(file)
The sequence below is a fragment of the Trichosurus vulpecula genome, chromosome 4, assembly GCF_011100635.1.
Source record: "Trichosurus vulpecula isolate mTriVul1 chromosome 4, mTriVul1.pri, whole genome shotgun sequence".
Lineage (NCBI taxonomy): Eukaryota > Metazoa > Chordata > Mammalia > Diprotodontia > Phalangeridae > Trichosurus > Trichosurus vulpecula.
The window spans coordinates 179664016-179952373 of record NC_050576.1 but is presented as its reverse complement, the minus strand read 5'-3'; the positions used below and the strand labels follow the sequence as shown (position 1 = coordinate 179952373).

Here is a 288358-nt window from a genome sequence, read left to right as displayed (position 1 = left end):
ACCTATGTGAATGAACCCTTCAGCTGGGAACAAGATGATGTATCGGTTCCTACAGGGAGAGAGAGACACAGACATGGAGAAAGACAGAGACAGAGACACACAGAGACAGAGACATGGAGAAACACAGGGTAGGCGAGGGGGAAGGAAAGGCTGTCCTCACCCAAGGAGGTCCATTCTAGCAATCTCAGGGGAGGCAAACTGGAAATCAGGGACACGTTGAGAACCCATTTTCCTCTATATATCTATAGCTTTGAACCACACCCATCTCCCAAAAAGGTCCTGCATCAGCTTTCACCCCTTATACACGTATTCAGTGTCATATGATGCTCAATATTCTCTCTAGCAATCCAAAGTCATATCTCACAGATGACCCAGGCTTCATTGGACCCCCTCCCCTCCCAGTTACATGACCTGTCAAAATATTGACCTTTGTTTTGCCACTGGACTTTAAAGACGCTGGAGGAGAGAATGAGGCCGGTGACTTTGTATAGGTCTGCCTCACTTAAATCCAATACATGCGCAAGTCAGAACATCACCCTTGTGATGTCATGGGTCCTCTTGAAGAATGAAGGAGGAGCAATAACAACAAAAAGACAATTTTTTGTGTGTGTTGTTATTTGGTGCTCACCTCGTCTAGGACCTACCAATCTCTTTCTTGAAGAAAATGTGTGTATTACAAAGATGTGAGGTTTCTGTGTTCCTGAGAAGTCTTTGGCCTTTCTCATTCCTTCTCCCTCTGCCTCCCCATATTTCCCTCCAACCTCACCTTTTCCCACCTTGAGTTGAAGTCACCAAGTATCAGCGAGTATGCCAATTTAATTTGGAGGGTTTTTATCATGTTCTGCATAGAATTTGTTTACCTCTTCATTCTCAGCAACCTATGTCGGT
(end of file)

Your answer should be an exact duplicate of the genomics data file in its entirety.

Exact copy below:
The sequence below is a fragment of the Trichosurus vulpecula genome, chromosome 4, assembly GCF_011100635.1.
Source record: "Trichosurus vulpecula isolate mTriVul1 chromosome 4, mTriVul1.pri, whole genome shotgun sequence".
Lineage (NCBI taxonomy): Eukaryota > Metazoa > Chordata > Mammalia > Diprotodontia > Phalangeridae > Trichosurus > Trichosurus vulpecula.
The window spans coordinates 179664016-179952373 of record NC_050576.1 but is presented as its reverse complement, the minus strand read 5'-3'; the positions used below and the strand labels follow the sequence as shown (position 1 = coordinate 179952373).

Here is a 288358-nt window from a genome sequence, read left to right as displayed (position 1 = left end):
ACCTATGTGAATGAACCCTTCAGCTGGGAACAAGATGATGTATCGGTTCCTACAGGGAGAGAGAGACACAGACATGGAGAAAGACAGAGACAGAGACACACAGAGACAGAGACATGGAGAAACACAGGGTAGGCGAGGGGGAAGGAAAGGCTGTCCTCACCCAAGGAGGTCCATTCTAGCAATCTCAGGGGAGGCAAACTGGAAATCAGGGACACGTTGAGAACCCATTTTCCTCTATATATCTATAGCTTTGAACCACACCCATCTCCCAAAAAGGTCCTGCATCAGCTTTCACCCCTTATACACGTATTCAGTGTCATATGATGCTCAATATTCTCTCTAGCAATCCAAAGTCATATCTCACAGATGACCCAGGCTTCATTGGACCCCCTCCCCTCCCAGTTACATGACCTGTCAAAATATTGACCTTTGTTTTGCCACTGGACTTTAAAGACGCTGGAGGAGAGAATGAGGCCGGTGACTTTGTATAGGTCTGCCTCACTTAAATCCAATACATGCGCAAGTCAGAACATCACCCTTGTGATGTCATGGGTCCTCTTGAAGAATGAAGGAGGAGCAATAACAACAAAAAGACAATTTTTTGTGTGTGTTGTTATTTGGTGCTCACCTCGTCTAGGACCTACCAATCTCTTTCTTGAAGAAAATGTGTGTATTACAAAGATGTGAGGTTTCTGTGTTCCTGAGAAGTCTTTGGCCTTTCTCATTCCTTCTCCCTCTGCCTCCCCATATTTCCCTCCAACCTCACCTTTTCCCACCTTGAGTTGAAGTCACCAAGTATCAGCGAGTATGCCAATTTAATTTGGAGGGTTTTTATCATGTTCTGCATAGAATTTGTTTACCTCTTCATTCTCAGCAACCTATGTCGGT